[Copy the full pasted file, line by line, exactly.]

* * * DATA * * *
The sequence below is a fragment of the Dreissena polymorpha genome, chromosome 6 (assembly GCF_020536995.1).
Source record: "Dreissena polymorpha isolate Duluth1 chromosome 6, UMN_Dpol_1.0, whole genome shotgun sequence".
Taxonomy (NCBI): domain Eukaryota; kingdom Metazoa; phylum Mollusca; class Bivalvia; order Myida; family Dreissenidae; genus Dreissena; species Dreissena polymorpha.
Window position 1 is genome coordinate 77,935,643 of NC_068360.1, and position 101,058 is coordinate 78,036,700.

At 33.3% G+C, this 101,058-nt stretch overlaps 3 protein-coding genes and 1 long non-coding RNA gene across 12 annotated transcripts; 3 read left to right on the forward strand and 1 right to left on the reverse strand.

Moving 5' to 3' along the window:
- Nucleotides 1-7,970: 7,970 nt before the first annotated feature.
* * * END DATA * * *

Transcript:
The sequence below is a fragment of the Dreissena polymorpha genome, chromosome 6 (assembly GCF_020536995.1).
Source record: "Dreissena polymorpha isolate Duluth1 chromosome 6, UMN_Dpol_1.0, whole genome shotgun sequence".
Taxonomy (NCBI): domain Eukaryota; kingdom Metazoa; phylum Mollusca; class Bivalvia; order Myida; family Dreissenidae; genus Dreissena; species Dreissena polymorpha.
Window position 1 is genome coordinate 77,935,643 of NC_068360.1, and position 101,058 is coordinate 78,036,700.

At 33.3% G+C, this 101,058-nt stretch overlaps 3 protein-coding genes and 1 long non-coding RNA gene across 12 annotated transcripts; 3 read left to right on the forward strand and 1 right to left on the reverse strand.

Moving 5' to 3' along the window:
- Nucleotides 1-7,970: 7,970 nt before the first annotated feature.